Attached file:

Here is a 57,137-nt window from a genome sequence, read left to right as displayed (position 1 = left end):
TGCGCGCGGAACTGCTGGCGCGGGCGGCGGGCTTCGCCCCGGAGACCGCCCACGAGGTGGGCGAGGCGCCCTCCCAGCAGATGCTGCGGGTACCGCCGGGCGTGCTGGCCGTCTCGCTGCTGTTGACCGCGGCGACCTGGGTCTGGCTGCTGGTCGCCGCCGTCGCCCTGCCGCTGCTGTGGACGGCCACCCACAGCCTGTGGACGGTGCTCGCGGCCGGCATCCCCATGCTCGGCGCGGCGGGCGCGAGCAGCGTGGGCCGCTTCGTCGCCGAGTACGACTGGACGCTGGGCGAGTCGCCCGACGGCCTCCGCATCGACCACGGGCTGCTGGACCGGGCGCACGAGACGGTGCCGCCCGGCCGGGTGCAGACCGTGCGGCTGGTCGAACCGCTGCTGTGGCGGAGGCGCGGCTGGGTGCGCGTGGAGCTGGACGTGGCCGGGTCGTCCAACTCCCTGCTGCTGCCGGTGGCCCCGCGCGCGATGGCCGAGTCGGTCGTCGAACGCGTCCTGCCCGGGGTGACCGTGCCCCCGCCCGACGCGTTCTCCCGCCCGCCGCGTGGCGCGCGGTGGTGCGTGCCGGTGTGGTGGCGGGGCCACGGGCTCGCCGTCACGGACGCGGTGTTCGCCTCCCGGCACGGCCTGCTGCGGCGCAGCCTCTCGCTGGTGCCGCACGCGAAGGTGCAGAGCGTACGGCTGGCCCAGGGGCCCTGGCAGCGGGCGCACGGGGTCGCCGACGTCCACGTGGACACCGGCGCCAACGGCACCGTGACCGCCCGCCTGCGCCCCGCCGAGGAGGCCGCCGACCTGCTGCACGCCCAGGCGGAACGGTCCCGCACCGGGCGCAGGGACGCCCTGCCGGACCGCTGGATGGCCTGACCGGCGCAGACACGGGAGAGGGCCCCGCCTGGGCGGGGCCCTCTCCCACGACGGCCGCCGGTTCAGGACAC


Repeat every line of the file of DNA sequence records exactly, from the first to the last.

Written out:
Here is a 57,137-nt window from a genome sequence, read left to right as displayed (position 1 = left end):
TGCGCGCGGAACTGCTGGCGCGGGCGGCGGGCTTCGCCCCGGAGACCGCCCACGAGGTGGGCGAGGCGCCCTCCCAGCAGATGCTGCGGGTACCGCCGGGCGTGCTGGCCGTCTCGCTGCTGTTGACCGCGGCGACCTGGGTCTGGCTGCTGGTCGCCGCCGTCGCCCTGCCGCTGCTGTGGACGGCCACCCACAGCCTGTGGACGGTGCTCGCGGCCGGCATCCCCATGCTCGGCGCGGCGGGCGCGAGCAGCGTGGGCCGCTTCGTCGCCGAGTACGACTGGACGCTGGGCGAGTCGCCCGACGGCCTCCGCATCGACCACGGGCTGCTGGACCGGGCGCACGAGACGGTGCCGCCCGGCCGGGTGCAGACCGTGCGGCTGGTCGAACCGCTGCTGTGGCGGAGGCGCGGCTGGGTGCGCGTGGAGCTGGACGTGGCCGGGTCGTCCAACTCCCTGCTGCTGCCGGTGGCCCCGCGCGCGATGGCCGAGTCGGTCGTCGAACGCGTCCTGCCCGGGGTGACCGTGCCCCCGCCCGACGCGTTCTCCCGCCCGCCGCGTGGCGCGCGGTGGTGCGTGCCGGTGTGGTGGCGGGGCCACGGGCTCGCCGTCACGGACGCGGTGTTCGCCTCCCGGCACGGCCTGCTGCGGCGCAGCCTCTCGCTGGTGCCGCACGCGAAGGTGCAGAGCGTACGGCTGGCCCAGGGGCCCTGGCAGCGGGCGCACGGGGTCGCCGACGTCCACGTGGACACCGGCGCCAACGGCACCGTGACCGCCCGCCTGCGCCCCGCCGAGGAGGCCGCCGACCTGCTGCACGCCCAGGCGGAACGGTCCCGCACCGGGCGCAGGGACGCCCTGCCGGACCGCTGGATGGCCTGACCGGCGCAGACACGGGAGAGGGCCCCGCCTGGGCGGGGCCCTCTCCCACGACGGCCGCCGGTTCAGGACAC